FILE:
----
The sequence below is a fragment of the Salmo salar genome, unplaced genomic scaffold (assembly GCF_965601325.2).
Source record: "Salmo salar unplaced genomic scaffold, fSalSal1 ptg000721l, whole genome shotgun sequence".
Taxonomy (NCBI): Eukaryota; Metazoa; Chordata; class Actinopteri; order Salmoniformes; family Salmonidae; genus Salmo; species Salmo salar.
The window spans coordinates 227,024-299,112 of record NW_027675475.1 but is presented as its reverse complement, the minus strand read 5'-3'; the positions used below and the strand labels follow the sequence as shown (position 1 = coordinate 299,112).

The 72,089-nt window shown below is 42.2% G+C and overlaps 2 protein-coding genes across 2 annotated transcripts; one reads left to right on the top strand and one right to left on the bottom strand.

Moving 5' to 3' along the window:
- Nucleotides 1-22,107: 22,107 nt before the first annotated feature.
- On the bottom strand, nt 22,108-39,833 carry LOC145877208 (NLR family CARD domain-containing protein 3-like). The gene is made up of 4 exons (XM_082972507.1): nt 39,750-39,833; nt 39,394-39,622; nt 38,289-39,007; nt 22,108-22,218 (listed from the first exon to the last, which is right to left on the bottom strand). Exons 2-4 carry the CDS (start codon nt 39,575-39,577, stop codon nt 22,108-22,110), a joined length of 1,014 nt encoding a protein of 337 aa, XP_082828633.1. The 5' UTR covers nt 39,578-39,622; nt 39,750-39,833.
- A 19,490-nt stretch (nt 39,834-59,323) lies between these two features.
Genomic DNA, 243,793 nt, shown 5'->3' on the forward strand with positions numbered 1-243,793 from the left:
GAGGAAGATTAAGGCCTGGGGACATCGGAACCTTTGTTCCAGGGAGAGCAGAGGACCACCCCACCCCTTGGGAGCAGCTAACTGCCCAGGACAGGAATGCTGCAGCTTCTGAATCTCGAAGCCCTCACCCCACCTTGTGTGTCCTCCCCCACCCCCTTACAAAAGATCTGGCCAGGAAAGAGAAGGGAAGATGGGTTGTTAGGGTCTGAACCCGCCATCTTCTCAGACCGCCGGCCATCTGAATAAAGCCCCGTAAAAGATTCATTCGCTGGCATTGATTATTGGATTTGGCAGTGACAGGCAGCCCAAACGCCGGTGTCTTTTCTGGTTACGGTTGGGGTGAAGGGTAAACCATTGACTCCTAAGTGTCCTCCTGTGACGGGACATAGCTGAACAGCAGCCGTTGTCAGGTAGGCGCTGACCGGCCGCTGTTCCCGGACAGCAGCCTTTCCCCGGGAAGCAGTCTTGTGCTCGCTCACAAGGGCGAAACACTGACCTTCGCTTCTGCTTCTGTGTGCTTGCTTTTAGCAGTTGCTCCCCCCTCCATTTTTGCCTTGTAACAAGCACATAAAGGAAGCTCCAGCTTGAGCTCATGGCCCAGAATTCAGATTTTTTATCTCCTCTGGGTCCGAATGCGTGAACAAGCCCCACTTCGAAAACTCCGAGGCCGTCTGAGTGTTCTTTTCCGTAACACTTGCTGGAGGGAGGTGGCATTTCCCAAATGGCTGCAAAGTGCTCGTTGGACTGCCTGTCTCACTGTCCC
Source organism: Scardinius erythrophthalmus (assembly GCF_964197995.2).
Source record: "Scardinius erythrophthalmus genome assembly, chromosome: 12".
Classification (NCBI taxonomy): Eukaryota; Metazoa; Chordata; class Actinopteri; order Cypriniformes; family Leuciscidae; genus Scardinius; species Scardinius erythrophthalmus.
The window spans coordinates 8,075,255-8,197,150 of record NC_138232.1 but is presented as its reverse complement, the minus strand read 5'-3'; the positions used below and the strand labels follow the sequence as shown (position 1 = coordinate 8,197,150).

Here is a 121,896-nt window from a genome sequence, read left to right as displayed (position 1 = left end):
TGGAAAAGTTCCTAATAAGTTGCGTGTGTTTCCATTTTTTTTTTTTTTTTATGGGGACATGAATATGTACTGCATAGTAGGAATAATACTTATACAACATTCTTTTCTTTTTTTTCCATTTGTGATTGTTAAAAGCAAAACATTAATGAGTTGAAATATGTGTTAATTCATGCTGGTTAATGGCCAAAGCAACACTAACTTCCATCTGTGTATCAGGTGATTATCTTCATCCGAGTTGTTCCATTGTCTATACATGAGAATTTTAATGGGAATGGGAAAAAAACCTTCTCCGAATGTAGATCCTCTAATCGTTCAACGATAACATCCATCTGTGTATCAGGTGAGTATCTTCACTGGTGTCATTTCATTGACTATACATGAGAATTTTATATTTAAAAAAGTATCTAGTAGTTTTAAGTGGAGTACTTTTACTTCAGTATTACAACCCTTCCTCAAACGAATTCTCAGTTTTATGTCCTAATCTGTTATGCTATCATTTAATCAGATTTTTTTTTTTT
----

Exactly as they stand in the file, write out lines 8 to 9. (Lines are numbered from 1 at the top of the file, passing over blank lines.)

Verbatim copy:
- On the bottom strand, nt 22,108-39,833 carry LOC145877208 (NLR family CARD domain-containing protein 3-like). The gene is made up of 4 exons (XM_082972507.1): nt 39,750-39,833; nt 39,394-39,622; nt 38,289-39,007; nt 22,108-22,218 (listed from the first exon to the last, which is right to left on the bottom strand). Exons 2-4 carry the CDS (start codon nt 39,575-39,577, stop codon nt 22,108-22,110), a joined length of 1,014 nt encoding a protein of 337 aa, XP_082828633.1. The 5' UTR covers nt 39,578-39,622; nt 39,750-39,833.
- A 19,490-nt stretch (nt 39,834-59,323) lies between these two features.